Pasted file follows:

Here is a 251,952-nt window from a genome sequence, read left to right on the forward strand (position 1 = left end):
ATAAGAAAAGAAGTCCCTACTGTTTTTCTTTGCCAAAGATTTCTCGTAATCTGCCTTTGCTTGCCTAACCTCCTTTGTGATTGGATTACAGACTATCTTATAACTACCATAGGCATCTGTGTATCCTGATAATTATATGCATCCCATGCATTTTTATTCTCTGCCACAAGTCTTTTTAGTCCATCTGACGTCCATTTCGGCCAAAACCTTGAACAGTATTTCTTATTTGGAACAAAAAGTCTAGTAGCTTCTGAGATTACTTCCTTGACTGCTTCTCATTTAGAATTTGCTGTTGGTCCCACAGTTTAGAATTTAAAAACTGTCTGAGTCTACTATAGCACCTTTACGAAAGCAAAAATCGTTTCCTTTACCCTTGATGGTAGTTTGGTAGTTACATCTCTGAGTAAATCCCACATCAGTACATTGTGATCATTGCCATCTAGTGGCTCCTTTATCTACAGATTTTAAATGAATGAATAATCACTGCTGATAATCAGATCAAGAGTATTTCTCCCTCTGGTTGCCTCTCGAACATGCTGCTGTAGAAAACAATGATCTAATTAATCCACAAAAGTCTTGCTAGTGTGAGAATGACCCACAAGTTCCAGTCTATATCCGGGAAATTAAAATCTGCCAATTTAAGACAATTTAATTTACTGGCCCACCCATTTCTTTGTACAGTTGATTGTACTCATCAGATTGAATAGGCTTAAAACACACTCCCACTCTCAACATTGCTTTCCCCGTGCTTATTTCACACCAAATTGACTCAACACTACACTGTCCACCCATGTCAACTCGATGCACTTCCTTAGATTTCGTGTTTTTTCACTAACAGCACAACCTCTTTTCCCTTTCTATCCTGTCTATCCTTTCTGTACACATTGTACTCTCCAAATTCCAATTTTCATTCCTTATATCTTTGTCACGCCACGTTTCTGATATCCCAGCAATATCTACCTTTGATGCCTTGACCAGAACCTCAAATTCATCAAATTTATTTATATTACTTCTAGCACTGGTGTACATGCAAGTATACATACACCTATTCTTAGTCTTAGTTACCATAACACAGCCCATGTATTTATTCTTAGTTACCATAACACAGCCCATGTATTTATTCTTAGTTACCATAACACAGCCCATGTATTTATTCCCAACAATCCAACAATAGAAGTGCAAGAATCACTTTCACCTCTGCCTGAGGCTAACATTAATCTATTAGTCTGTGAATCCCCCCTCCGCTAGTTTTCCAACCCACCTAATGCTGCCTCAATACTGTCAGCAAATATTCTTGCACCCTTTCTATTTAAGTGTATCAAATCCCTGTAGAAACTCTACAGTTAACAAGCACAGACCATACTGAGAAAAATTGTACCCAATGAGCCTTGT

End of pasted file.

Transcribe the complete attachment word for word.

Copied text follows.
Here is a 251,952-nt window from a genome sequence, read left to right on the forward strand (position 1 = left end):
ATAAGAAAAGAAGTCCCTACTGTTTTTCTTTGCCAAAGATTTCTCGTAATCTGCCTTTGCTTGCCTAACCTCCTTTGTGATTGGATTACAGACTATCTTATAACTACCATAGGCATCTGTGTATCCTGATAATTATATGCATCCCATGCATTTTTATTCTCTGCCACAAGTCTTTTTAGTCCATCTGACGTCCATTTCGGCCAAAACCTTGAACAGTATTTCTTATTTGGAACAAAAAGTCTAGTAGCTTCTGAGATTACTTCCTTGACTGCTTCTCATTTAGAATTTGCTGTTGGTCCCACAGTTTAGAATTTAAAAACTGTCTGAGTCTACTATAGCACCTTTACGAAAGCAAAAATCGTTTCCTTTACCCTTGATGGTAGTTTGGTAGTTACATCTCTGAGTAAATCCCACATCAGTACATTGTGATCATTGCCATCTAGTGGCTCCTTTATCTACAGATTTTAAATGAATGAATAATCACTGCTGATAATCAGATCAAGAGTATTTCTCCCTCTGGTTGCCTCTCGAACATGCTGCTGTAGAAAACAATGATCTAATTAATCCACAAAAGTCTTGCTAGTGTGAGAATGACCCACAAGTTCCAGTCTATATCCGGGAAATTAAAATCTGCCAATTTAAGACAATTTAATTTACTGGCCCACCCATTTCTTTGTACAGTTGATTGTACTCATCAGATTGAATAGGCTTAAAACACACTCCCACTCTCAACATTGCTTTCCCCGTGCTTATTTCACACCAAATTGACTCAACACTACACTGTCCACCCATGTCAACTCGATGCACTTCCTTAGATTTCGTGTTTTTTCACTAACAGCACAACCTCTTTTCCCTTTCTATCCTGTCTATCCTTTCTGTACACATTGTACTCTCCAAATTCCAATTTTCATTCCTTATATCTTTGTCACGCCACGTTTCTGATATCCCAGCAATATCTACCTTTGATGCCTTGACCAGAACCTCAAATTCATCAAATTTATTTATATTACTTCTAGCACTGGTGTACATGCAAGTATACATACACCTATTCTTAGTCTTAGTTACCATAACACAGCCCATGTATTTATTCTTAGTTACCATAACACAGCCCATGTATTTATTCTTAGTTACCATAACACAGCCCATGTATTTATTCCCAACAATCCAACAATAGAAGTGCAAGAATCACTTTCACCTCTGCCTGAGGCTAACATTAATCTATTAGTCTGTGAATCCCCCCTCCGCTAGTTTTCCAACCCACCTAATGCTGCCTCAATACTGTCAGCAAATATTCTTGCACCCTTTCTATTTAAGTGTATCAAATCCCTGTAGAAACTCTACAGTTAACAAGCACAGACCATACTGAGAAAAATTGTACCCAATGAGCCTTGT